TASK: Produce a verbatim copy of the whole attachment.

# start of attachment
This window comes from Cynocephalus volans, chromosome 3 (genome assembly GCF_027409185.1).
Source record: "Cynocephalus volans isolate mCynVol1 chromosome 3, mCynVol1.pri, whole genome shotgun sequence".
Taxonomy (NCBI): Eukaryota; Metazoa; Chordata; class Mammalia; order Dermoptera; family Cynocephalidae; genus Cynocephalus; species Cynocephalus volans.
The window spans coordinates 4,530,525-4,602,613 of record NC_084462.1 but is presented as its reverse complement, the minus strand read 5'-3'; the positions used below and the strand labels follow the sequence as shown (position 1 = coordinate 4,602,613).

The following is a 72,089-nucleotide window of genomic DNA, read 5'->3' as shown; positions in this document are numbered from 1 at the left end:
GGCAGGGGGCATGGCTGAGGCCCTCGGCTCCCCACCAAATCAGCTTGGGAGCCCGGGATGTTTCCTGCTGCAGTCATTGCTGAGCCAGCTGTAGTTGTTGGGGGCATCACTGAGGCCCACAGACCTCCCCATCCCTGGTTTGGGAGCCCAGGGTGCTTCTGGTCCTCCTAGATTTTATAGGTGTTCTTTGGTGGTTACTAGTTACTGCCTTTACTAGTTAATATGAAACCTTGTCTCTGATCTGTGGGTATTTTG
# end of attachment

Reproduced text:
This window comes from Cynocephalus volans, chromosome 3 (genome assembly GCF_027409185.1).
Source record: "Cynocephalus volans isolate mCynVol1 chromosome 3, mCynVol1.pri, whole genome shotgun sequence".
Taxonomy (NCBI): Eukaryota; Metazoa; Chordata; class Mammalia; order Dermoptera; family Cynocephalidae; genus Cynocephalus; species Cynocephalus volans.
The window spans coordinates 4,530,525-4,602,613 of record NC_084462.1 but is presented as its reverse complement, the minus strand read 5'-3'; the positions used below and the strand labels follow the sequence as shown (position 1 = coordinate 4,602,613).

The following is a 72,089-nucleotide window of genomic DNA, read 5'->3' as shown; positions in this document are numbered from 1 at the left end:
GGCAGGGGGCATGGCTGAGGCCCTCGGCTCCCCACCAAATCAGCTTGGGAGCCCGGGATGTTTCCTGCTGCAGTCATTGCTGAGCCAGCTGTAGTTGTTGGGGGCATCACTGAGGCCCACAGACCTCCCCATCCCTGGTTTGGGAGCCCAGGGTGCTTCTGGTCCTCCTAGATTTTATAGGTGTTCTTTGGTGGTTACTAGTTACTGCCTTTACTAGTTAATATGAAACCTTGTCTCTGATCTGTGGGTATTTTG